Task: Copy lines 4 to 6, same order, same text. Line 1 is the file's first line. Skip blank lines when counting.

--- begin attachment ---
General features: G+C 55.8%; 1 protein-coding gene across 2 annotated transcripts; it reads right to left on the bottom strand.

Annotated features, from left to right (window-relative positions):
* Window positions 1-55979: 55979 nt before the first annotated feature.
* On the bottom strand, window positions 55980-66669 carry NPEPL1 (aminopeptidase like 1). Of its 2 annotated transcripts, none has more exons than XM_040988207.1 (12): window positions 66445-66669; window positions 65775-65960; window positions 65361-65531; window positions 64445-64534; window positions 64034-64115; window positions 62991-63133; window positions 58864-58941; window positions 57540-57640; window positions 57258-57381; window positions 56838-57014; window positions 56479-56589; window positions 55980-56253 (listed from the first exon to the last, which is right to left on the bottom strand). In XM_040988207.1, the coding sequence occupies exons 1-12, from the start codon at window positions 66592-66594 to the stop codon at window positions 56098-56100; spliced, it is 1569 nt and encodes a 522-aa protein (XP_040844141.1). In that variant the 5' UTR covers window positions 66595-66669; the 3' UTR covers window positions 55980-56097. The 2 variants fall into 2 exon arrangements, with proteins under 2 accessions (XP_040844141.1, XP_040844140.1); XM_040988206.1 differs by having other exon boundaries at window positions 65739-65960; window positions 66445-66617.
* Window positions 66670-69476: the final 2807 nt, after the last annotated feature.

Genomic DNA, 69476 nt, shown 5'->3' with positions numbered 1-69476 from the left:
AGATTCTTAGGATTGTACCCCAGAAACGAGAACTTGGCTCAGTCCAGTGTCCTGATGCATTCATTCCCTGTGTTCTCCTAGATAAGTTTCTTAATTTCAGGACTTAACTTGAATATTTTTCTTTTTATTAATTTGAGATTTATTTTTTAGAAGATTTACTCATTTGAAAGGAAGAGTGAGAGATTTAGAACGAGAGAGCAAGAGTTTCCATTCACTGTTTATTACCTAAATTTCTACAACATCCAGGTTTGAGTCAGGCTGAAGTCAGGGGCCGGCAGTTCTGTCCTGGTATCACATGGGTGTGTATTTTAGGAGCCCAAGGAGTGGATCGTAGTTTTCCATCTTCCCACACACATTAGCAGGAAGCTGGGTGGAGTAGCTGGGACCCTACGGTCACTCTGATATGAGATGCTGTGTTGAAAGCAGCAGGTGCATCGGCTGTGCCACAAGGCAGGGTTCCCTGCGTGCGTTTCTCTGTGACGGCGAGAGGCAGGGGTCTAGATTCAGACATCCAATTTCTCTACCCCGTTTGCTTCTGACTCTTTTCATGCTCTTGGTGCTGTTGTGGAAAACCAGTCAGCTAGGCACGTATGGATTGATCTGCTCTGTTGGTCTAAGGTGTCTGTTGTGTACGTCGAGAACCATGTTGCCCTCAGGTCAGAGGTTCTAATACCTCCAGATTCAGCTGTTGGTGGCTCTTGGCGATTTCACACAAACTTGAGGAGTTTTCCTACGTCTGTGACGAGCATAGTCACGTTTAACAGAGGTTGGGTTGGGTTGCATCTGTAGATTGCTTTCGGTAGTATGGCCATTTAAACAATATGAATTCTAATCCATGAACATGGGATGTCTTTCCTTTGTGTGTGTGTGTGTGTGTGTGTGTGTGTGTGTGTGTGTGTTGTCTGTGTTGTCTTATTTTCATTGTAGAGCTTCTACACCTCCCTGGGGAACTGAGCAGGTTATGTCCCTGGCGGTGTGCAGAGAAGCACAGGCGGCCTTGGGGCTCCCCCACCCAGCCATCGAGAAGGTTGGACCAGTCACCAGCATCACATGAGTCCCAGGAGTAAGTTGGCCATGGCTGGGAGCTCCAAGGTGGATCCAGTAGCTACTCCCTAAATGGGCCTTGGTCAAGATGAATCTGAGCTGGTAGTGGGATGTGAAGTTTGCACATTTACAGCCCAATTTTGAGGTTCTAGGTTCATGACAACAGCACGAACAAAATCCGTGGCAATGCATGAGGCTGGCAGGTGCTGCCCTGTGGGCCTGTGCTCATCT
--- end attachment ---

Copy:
* On the bottom strand, window positions 55980-66669 carry NPEPL1 (aminopeptidase like 1). Of its 2 annotated transcripts, none has more exons than XM_040988207.1 (12): window positions 66445-66669; window positions 65775-65960; window positions 65361-65531; window positions 64445-64534; window positions 64034-64115; window positions 62991-63133; window positions 58864-58941; window positions 57540-57640; window positions 57258-57381; window positions 56838-57014; window positions 56479-56589; window positions 55980-56253 (listed from the first exon to the last, which is right to left on the bottom strand). In XM_040988207.1, the coding sequence occupies exons 1-12, from the start codon at window positions 66592-66594 to the stop codon at window positions 56098-56100; spliced, it is 1569 nt and encodes a 522-aa protein (XP_040844141.1). In that variant the 5' UTR covers window positions 66595-66669; the 3' UTR covers window positions 55980-56097. The 2 variants fall into 2 exon arrangements, with proteins under 2 accessions (XP_040844141.1, XP_040844140.1); XM_040988206.1 differs by having other exon boundaries at window positions 65739-65960; window positions 66445-66617.
* Window positions 66670-69476: the final 2807 nt, after the last annotated feature.

Genomic DNA, 69476 nt, shown 5'->3' with positions numbered 1-69476 from the left: